Last month, the legal and political debate in Europe over Muslim headscarves was reignited after Denmark began implementing a ban on wearing burqas in public, and former UK foreign minister Boris Johnson said that women who wear burqas look like “letter boxes” and “bank robbers.” In the US, the headscarf has been debated by courts … Continue reading In the News: Headscarves
Nathan Brown, Professor of Political Science and International Affairs at the Elliot School of International Affairs at George Washington University, asserts that "Arab constitutions are not abnormally religious," even though they legally integrate religion in different ways. "Religion appears in the constitutions of the Arab world, almost all with Muslim majorities, in a variety of … Continue reading Comparing the Religion-State Divide in the Arab World: Constitutions
Guest contributor Sara Silvestri examines the latest in the recent developments of the European headscarves debate. This article was originally published on The Conversation. Read the original article. Wearing a headscarf to work may become harder in some professions. via www.shutterstock.comSara Silvestri, City, University of London Employers across Europe have been given the green light to … Continue reading Freedom of Religion Under Threat Across Europe After EU Court Rules Employers Can Ban Headscarves
Jan Jaap de Ruiter discusses the public debate on Islam and sharīʿa in the Netherlands shortly before the March 15th parliamentary elections. Update from the author, March 20, 2017: The parliamentary elections on March 15th resulted in a modest gain of the populist voice. Though the Netherlands will continue to have a coalition government, the end of the elections … Continue reading The Ongoing Public Debate on Islam in the Netherlands
Recently in Texas, a state legislator, Representative Kyle Biedermann, sent out what he called a poll to mosques across the state. A copy of the loyalty test-style letter and reform-of-Islam manifesto, called a "poll", is reproduced here. The "poll" was in fact a 7-page series of documents that drew on false notions of select questions of … Continue reading TRENDING: When is a Texas “poll” about sharīʿa not really a poll and not really about sharīʿa?
Guest contributor Jennifer Selby answered this two weeks ago in her earlier post on the Rania El-Alloul case in Quebec. There, she concluded that, "So, for the time being, yes, a Quebecois provincial judge can dictate religious attire in her courtroom. However, we must wait to see how El-Alloul’s case for clarification unfolds to see whether judges will continue to set these … Continue reading CASES TO WATCH (UPDATE):: Can a Judge Determine Acceptable Religious Attire in a Quebec, Canada Courtroom?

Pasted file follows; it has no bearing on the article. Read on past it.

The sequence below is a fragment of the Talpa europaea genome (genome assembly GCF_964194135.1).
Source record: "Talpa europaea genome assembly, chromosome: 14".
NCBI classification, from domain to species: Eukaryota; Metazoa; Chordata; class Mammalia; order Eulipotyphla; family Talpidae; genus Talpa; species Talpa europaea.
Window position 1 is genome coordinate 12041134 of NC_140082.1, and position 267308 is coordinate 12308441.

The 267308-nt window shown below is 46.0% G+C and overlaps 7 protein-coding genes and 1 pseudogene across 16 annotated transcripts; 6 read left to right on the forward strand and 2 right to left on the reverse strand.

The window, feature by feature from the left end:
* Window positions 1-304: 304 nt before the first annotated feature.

Guest contributor Jennifer Selby uses the recent case of Rania El-Alloul in Quebec, Canada to situate an ongoing debate at the intersection of secularism and religious freedom. Citing her courtroom as a "secular space," Quebec provincial court judge Eliana Marengo dismissed Rania El-Alloul from her courtroom for wearing a hijab. Selby examines the legality of this action by appealing to … Continue reading CASES TO WATCH: Can a Judge Determine Acceptable Religious Attire in a Canadian Courtroom?
UK/Europe/Southeast Asia editor Rachel Mazzarella chronicles the history of the French burkini ban and its potential efficacy. She weighs the policy options of the European Court of Human Rights and how it may attempt to integrate concepts of public safety, religious freedom, and personal beliefs in a country where recent terrorist attacks may be stressing traditional beliefs … Continue reading A Brief History of the French Burkini Ban
Editor’s Note: Professor Anver Emon is a Professor and Canada Research Chair in Religion, Pluralism and the Rule of Law at the University of Toronto. He is also a senior scholar with SHARIAsource. SHARIAsource Research Editor Sharon Tai spoke with him about two of his essays, Is ISIS Islamic? Why it Matters for the Study of Islam and Banning Shari'a as well as a … Continue reading Rational Actors in Sharīʿa?: An Interview with Professor Anver Emon
Guest writer Noor Zafar writes on how the Federal Sharia Court of Pakistan used Pakistan's Protection of Women Act of 2006 as part of its efforts to broaden its jurisdiction by reassessing the definition of hudud crimes. Though the Court used this new definition to regain some of the control it had under the Hudud Ordinances of 1979, the … Continue reading CASE COMMENT: Pakistan’s Federal Shariat Court on the Protection of Women Act of 2006: Expansion of Jurisdiction, Expansion of ḥudūd